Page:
Dmitry Lovetsky/AP
A Russian opposition activist holds a poster depicting Russian Prime Minister Vladimir Putin during a protest against vote rigging in St. Petersburg, Russia, Monday.

Who's not congratulating Putin: Russia's middle class

But underscoring a split in Russian society, thousands also came out for a pro-Putin concert.

Tens of thousands of Muscovites took to the streets Monday to protest against an allegedly stage-managed election that ensures Vladimir Putin another six years as Russia's president. But several thousand people came out for an upbeat rock-concert-cum-rally under the Kremlin wall to support Mr. Putin's return to supreme power.

The mood at both meetings was cheerful, and none of the feared violence materialized. However, about 100 people were arrested at an another, unsanctioned, anti-Putin demonstration in Lubyanka Square, a sign that Russian police are ready to crack down on anyone who strays from the strict rules for public assembly laid down by authorities.

About 100 protesters were also arrested in St. Petersburg, where about 2,000 gathered for an unauthorized rally, Russian news agencies reported.

An estimated 20,000 people attending a permitted anti-Putin rally on Pushkin Square, chanted "Russia without Putin" and "Putin is a thief," and many displayed the original hand-drawn posters that have become a hallmark of this protest movement. One read: "We want to elect our president, not be given a lifetime leader!"; another said: "Moscow doesn't believe in tears," a combined reference to a beloved Soviet-era movie and widely-shown news clips of Putin apparently crying at his victory celebration Sunday night.

The rally was addressed by several leaders of the protest movement that's burgeoned since allegedly fraud-tainted Duma elections in December

They included anticorruption blogger Alexei Navalny, who toned down his earlier calls for an "Occupy the Kremlin" tent city, and merely warned the Kremlin to take heed that "there are millions of Russians, many from big cities, who do not recognize the legitimacy of these election results."

Sociologists have been pointing to a split in Russian society for some time, between Russia's conservative and working-class hinterland and the rising middle class, which tends to be professional, educated, and business-oriented, that's concentrated in cities like Moscow and St. Petersburg.

Sunday's voting bore this out, with Putin winning handily in most of the country, but garnering just 48 percent of the votes in Moscow. One of the country's lowest voter turnouts, just 49 percent, was also recorded in Moscow.

Whether Putin is able to come to terms with this assertive -- yet indispensable -- new minority may yet come to define the success or failure of his fresh term in the presidency.

"These were elections without any real alternative," says Yelena Melkumyan, a teacher of international relations. "People who supported Putin did so out of habit. It's difficult to change stereotypes. That's why it's so important to protest. The new generation understands that something has to be done to change the system, to put forward new leaders, to struggle against all the shortcomings we see around us. Putin is not capable of doing this."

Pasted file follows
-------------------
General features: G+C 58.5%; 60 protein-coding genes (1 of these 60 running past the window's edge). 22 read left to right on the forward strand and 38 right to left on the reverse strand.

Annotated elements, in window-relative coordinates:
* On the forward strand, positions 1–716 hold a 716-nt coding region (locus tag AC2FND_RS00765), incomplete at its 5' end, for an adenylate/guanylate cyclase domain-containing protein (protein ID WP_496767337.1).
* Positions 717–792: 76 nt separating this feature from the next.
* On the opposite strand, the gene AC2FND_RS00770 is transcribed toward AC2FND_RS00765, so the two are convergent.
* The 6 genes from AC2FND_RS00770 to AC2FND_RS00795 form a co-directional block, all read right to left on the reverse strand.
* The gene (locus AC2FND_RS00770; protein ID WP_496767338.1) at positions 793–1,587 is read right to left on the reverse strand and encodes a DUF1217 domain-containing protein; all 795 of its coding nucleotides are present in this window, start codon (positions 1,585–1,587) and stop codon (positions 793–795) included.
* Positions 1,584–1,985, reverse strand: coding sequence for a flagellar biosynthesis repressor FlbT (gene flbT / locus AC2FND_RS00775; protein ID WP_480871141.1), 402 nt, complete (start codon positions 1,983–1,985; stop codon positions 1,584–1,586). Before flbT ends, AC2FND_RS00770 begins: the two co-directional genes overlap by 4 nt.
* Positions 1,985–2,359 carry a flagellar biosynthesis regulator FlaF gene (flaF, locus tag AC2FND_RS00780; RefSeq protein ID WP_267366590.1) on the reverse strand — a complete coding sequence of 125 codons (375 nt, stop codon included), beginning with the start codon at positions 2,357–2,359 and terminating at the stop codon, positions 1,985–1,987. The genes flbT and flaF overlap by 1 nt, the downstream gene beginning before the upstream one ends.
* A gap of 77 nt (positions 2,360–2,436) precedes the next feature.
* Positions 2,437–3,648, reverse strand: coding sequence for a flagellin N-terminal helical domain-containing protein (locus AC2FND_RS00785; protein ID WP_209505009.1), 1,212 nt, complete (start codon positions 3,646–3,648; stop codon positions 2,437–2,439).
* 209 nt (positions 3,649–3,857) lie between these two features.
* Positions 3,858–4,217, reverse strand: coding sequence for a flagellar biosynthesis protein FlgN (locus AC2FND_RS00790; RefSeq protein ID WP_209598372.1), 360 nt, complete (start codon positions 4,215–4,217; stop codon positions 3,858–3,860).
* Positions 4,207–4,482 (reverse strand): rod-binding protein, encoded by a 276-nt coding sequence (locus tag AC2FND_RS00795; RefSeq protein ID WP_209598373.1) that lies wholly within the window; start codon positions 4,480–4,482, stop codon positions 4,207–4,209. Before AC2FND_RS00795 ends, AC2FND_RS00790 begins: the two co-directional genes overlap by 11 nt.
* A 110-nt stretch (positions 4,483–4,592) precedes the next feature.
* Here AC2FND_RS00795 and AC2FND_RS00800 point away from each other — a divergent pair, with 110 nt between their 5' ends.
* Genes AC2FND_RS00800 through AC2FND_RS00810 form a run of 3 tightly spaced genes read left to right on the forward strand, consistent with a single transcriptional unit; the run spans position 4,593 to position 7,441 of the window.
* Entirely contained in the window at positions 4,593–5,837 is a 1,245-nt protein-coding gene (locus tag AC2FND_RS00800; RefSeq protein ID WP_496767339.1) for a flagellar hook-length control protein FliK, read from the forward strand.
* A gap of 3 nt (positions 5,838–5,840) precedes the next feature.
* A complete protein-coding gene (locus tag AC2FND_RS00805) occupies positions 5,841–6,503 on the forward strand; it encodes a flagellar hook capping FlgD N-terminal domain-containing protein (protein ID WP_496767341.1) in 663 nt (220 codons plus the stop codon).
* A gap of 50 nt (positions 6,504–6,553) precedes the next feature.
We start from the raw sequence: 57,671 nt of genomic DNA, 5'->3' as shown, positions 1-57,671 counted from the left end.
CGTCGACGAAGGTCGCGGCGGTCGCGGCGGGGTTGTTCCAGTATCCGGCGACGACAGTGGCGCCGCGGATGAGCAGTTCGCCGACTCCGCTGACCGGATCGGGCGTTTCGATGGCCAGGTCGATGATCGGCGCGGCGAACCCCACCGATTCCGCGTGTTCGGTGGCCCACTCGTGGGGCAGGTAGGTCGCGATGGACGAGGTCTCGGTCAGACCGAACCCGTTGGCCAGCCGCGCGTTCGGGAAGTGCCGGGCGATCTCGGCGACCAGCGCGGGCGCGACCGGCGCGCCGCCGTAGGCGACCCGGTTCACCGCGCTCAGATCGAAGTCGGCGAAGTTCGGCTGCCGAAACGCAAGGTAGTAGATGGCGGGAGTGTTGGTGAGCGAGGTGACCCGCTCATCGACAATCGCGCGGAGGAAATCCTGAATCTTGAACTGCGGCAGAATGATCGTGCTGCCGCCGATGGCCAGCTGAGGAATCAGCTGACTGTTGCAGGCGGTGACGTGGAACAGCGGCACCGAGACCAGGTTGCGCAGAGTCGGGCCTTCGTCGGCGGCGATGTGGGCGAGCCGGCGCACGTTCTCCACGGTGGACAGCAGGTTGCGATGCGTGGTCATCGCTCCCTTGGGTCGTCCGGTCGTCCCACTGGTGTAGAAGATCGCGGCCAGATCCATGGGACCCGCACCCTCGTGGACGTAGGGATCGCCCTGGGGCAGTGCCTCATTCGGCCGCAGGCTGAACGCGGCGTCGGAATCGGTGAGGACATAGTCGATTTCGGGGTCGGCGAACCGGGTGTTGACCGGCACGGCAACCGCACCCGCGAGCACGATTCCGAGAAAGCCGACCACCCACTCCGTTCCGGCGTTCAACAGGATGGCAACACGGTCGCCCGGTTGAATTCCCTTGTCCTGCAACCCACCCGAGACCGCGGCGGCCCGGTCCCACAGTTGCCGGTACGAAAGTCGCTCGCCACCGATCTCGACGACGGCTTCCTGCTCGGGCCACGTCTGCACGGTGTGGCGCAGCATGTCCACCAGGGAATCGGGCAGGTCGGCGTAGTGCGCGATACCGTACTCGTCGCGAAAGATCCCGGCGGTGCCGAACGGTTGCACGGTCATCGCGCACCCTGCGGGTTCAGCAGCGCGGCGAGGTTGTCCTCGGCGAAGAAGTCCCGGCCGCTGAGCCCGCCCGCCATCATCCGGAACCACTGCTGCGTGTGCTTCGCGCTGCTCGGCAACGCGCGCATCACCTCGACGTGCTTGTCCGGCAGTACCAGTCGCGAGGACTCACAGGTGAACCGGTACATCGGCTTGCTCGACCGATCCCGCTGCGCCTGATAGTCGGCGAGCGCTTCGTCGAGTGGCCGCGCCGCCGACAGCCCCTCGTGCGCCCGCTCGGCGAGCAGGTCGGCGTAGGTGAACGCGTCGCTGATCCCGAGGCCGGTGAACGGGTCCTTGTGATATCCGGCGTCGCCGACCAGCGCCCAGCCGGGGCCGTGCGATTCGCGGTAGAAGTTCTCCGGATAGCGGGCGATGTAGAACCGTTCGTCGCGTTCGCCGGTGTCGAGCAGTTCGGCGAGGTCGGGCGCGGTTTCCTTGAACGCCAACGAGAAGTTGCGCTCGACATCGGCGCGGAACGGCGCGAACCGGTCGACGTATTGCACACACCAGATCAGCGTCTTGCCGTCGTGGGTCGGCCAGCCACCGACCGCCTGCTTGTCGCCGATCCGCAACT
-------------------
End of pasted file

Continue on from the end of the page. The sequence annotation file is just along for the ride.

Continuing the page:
Mikhail Prokhorov, the billionaire owner of the New Jersey Nets basketball team who won just 8 percent of the votes, addressed the crowd and pledged to start a new political party that would speak on behalf of Russia's new middle class.

The rally broke up peacefully, with a few hundred hard core protesters following leftist leader Sergei Udaltsov in staging a sit-in on Pushkin Square.

"If it was a free election, why have they flooded the entire city with troops?" shouted Mr. Udaltsov. "I'm not leaving here today, not until Putin comes for me." 

You've read  of  free articles. Subscribe to continue.

Dear Reader,

About a year ago, I happened upon this statement about the Monitor in the Harvard Business Review – under the charming heading of “do things that don’t interest you”:

“Many things that end up” being meaningful, writes social scientist Joseph Grenny, “have come from conference workshops, articles, or online videos that began as a chore and ended with an insight. My work in Kenya, for example, was heavily influenced by a Christian Science Monitor article I had forced myself to read 10 years earlier. Sometimes, we call things ‘boring’ simply because they lie outside the box we are currently in.”

If you were to come up with a punchline to a joke about the Monitor, that would probably be it. We’re seen as being global, fair, insightful, and perhaps a bit too earnest. We’re the bran muffin of journalism.

But you know what? We change lives. And I’m going to argue that we change lives precisely because we force open that too-small box that most human beings think they live in.

The Monitor is a peculiar little publication that’s hard for the world to figure out. We’re run by a church, but we’re not only for church members and we’re not about converting people. We’re known as being fair even as the world becomes as polarized as at any time since the newspaper’s founding in 1908.

We have a mission beyond circulation, we want to bridge divides. We’re about kicking down the door of thought everywhere and saying, “You are bigger and more capable than you realize. And we can prove it.”

If you’re looking for bran muffin journalism, you can subscribe to the Monitor for $15. You’ll get the Monitor Weekly magazine, the Monitor Daily email, and unlimited access to

QR Code to Who's not congratulating Putin: Russia's middle class
Read this article in
QR Code to Subscription page
Start your subscription today